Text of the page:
• It is possible to program a chatbot in a way that it will interact with you via a moving and talking avatar. The paper also suggests that displaying facial expressions are beneficial in the interaction with such an agent, since displaying the avatar’s emotion can enhance perceived emotional intelligence. [8]
  • Looije et al researched the guidelines that are needed when developing a personal assistant. These guidelines were derived from interviewing, persuasive technologies and from existing guidelines for personal assistants. In their research they found that guidelines were best expressed in iCat (a personal assistant) that was able to show socially intelligent behavior compared to a non-social or text interface based iCat.[9]
  • A study by Go and Sundar [10] states that revealing the identity of a chatbot as a non-human can have a positive effect: user will have less high expectations about the conversation, and will be impressed when an agent shows human-likebehaviour. Furthermore, they emphasize the importance of the conversational style between a human an a computer. When the dialogue resembles that of an actual human, perceived feelings of social presence and homophily will increase, leading to more positive attitudes towards the agent (and in turn potential desired behaviour consequences).
  • Higher feelings of social presence can be achieved when an agent’s language usage shows a consistent personality, which can be either introvert or extravert.[11]
  • Virtual agents which are communicating in a personalized way (using “I” and “you”) will behave more human-like and it will therefore gain more social fidelity. It will also lead to increased feelings of social presence and better learning performance and motivation.[11][12]
  • The previous statement is supported by Araujo[13]. In his paper, he showed that social presence increased when the machine shows a more intelligent interaction style.

Functionality

References

  1. 1.0 1.1 1.2 Xiao, Y., Becerik-Gerber, B., Lucas, G., & Roll, S. C. (2021). Impacts of Working From Home During COVID-19 Pandemic on Physical and Mental Well-Being of Office Workstation Users. Journal of Occupational and Environmental Medicine, 63(3), 181–190. https://doi.org/10.1097/JOM.0000000000002097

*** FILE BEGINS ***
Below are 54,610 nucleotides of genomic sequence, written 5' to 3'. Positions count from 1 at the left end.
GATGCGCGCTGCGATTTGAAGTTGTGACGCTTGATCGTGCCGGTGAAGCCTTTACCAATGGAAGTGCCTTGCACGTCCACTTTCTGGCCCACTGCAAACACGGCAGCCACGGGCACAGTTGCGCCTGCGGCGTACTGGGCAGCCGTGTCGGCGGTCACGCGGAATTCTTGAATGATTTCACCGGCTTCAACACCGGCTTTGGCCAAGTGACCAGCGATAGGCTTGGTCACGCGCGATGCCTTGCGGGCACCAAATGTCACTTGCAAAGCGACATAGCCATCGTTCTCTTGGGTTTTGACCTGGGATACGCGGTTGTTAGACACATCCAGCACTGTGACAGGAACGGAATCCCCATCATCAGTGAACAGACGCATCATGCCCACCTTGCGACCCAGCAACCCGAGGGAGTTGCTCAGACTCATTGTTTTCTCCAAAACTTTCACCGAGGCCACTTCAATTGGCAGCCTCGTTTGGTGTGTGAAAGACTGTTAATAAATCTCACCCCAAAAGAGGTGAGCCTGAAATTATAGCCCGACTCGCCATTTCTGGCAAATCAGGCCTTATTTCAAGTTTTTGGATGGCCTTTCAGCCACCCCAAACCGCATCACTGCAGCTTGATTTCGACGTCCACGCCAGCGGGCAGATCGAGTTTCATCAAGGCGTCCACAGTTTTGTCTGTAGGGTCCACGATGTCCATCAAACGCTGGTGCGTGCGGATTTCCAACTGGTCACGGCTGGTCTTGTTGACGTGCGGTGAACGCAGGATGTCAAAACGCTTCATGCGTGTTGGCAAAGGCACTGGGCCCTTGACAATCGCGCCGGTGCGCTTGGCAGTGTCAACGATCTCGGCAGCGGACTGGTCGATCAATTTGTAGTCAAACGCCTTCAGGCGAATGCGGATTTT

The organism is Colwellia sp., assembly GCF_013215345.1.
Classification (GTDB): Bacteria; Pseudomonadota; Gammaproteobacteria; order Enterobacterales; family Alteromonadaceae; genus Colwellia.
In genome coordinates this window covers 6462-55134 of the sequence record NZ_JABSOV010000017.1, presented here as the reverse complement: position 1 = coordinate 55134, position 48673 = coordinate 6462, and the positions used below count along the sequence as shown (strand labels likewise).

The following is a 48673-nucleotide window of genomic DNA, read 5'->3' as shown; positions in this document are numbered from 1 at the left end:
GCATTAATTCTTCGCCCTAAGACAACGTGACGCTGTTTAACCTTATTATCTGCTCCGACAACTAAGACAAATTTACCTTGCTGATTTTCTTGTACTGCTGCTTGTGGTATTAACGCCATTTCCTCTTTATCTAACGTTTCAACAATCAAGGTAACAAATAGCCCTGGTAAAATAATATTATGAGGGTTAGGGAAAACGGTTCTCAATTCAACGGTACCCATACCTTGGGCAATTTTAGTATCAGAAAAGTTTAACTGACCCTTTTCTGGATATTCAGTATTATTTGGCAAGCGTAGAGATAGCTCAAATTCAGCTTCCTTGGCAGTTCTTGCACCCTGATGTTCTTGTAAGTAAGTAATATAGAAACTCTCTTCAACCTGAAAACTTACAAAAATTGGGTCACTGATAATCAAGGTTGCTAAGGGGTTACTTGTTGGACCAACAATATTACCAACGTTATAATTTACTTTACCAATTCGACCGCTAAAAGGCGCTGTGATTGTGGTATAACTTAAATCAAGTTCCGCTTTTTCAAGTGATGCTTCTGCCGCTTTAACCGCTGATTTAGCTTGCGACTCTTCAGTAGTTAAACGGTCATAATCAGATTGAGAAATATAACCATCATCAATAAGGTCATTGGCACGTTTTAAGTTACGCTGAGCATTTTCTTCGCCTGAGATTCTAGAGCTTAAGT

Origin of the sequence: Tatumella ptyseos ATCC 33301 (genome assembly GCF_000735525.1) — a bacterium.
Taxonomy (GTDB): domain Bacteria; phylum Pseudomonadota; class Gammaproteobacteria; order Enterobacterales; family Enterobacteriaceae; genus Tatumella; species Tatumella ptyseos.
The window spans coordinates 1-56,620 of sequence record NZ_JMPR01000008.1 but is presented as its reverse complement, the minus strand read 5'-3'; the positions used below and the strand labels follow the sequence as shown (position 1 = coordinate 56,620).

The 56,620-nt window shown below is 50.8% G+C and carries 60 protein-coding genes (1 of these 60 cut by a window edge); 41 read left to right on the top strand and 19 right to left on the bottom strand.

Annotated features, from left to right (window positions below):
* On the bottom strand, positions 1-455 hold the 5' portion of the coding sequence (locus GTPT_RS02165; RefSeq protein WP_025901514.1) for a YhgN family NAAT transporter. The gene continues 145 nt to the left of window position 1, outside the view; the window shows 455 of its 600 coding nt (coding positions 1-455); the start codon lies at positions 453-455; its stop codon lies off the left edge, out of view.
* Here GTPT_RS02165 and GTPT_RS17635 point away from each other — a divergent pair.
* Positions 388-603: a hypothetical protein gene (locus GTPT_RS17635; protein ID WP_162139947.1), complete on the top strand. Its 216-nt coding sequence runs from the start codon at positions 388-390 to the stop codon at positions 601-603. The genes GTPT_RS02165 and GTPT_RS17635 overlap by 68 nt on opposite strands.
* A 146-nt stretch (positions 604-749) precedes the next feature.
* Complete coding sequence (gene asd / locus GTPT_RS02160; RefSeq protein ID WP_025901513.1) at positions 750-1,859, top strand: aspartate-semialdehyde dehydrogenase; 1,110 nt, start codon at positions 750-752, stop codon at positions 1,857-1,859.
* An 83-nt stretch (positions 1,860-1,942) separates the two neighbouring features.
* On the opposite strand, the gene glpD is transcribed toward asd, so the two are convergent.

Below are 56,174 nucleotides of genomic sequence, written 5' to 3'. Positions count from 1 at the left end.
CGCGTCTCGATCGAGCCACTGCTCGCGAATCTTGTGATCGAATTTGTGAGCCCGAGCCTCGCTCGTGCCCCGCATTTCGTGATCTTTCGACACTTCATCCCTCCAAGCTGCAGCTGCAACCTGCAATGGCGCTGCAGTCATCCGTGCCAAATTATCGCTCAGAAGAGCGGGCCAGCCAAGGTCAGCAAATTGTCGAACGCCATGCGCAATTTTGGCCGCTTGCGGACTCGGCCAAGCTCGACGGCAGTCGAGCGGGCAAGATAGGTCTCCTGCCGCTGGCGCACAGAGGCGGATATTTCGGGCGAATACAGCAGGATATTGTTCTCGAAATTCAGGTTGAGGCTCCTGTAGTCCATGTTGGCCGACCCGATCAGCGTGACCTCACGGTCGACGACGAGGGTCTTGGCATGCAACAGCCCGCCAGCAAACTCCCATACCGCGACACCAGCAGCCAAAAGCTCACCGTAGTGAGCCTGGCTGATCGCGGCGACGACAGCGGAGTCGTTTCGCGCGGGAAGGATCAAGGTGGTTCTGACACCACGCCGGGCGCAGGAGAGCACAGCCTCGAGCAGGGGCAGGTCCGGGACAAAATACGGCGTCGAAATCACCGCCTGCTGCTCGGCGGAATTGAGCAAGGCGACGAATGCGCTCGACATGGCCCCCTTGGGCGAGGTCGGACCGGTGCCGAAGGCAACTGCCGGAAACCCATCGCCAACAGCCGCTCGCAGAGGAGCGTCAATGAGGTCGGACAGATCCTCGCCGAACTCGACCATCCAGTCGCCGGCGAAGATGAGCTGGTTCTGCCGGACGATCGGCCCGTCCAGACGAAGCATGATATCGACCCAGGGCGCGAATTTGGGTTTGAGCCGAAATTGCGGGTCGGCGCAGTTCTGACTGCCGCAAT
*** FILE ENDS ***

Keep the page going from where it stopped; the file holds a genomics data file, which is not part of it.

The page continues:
2. Werneck, A. O., Silva, D. R., Malta, D. C., Souza-Júnior, P. R. B., Azevedo, L. O., Barros, M. B. A., & Szwarcwald, C. L. (2021). Changes in the clustering of unhealthy movement behaviors during the COVID-19 quarantine and the association with mental health indicators among Brazilian adults. Translational Behavioral Medicine, 11(2), 323–331. https://doi.org/10.1093/tbm/ibaa095
  3. Brom, C., Lukavský, J., Greger, D., Hannemann, T., Straková, J., & Švaříček, R. (2020). Mandatory Home Education During the COVID-19 Lockdown in the Czech Republic: A Rapid Survey of 1st-9th Graders’ Parents. Frontiers in Education, 5. https://doi.org/10.3389/feduc.2020.00103
  4. Cite error: Invalid <ref> tag; no text was provided for refs named Perez-Ortiz
  5. Cite error: Invalid <ref> tag; no text was provided for refs named Kessens
  6. Chou, C. Y., Chan, T. W., & Lin, C. J. (2003). Redefining the learning companion: The past, present, and future of educational agents. Computers and Education, 40(3), 255–269. https://doi.org/10.1016/S0360-1315(02)00130-6
  7. Cambo, S. A., Avrahami, D., & Lee, M. L. (2017). BreakSense: Combining physiological and location sensing to promote mobility during work-breaks. Conference on Human Factors in Computing Systems - Proceedings, 2017-May, 3595–3607. https://doi.org/10.1145/3025453.3026021
  8. Angga, P. A., Fachri, W. E., Elevanita, A., Suryadi, & Agushinta, R. D. (2016). Design of chatbot with 3D avatar, voice interface, and facial expression. Proceedings - 2015 International Conference on Science in Information Technology: Big Data Spectrum for Future Information Economy, ICSITech 2015, 326–330. https://doi.org/10.1109/ICSITech.2015.7407826
  9. Looije, R., Cnossen, F., & Neerincx, M. A. (2006). Incorporating guidelines for health assistance into a socially intelligent robot. Proceedings - IEEE International Workshop on Robot and Human Interactive Communication, 515–520. https://doi.org/10.1109/ROMAN.2006.314441
  10. Go, E., & Sundar, S. S. (2019). Humanizing chatbots: The effects of visual, identity and conversational cues on humanness perceptions. Computers in Human Behavior, 97, 304–316. https://doi.org/10.1016/j.chb.2019.01.020
  11. 11.0 11.1 Sinatra, A. M., Pollard, K. A., Files, B. T., Oiknine, A. H., Ericson, M., & Khooshabeh, P. (2021). Social fidelity in virtual agents: Impacts on presence and learning. Computers in Human Behavior, 114, 106562. https://doi.org/10.1016/j.chb.2020.106562
  12. Picciano, A. G. (2002). BEYOND STUDENT PERCEPTIONS: ISSUES OF INTERACTION, PRESENCE, AND PERFORMANCE IN AN ONLINE COURSE. In JALN (Vol. 6, Issue 1).
  13. Araujo, T. (2018). Living up to the chatbot hype: The influence of anthropomorphic design cues and communicative agency framing on conversational agent and company perceptions. Computers in Human Behavior, 85, 183–189. https://doi.org/10.1016/j.chb.2018.03.051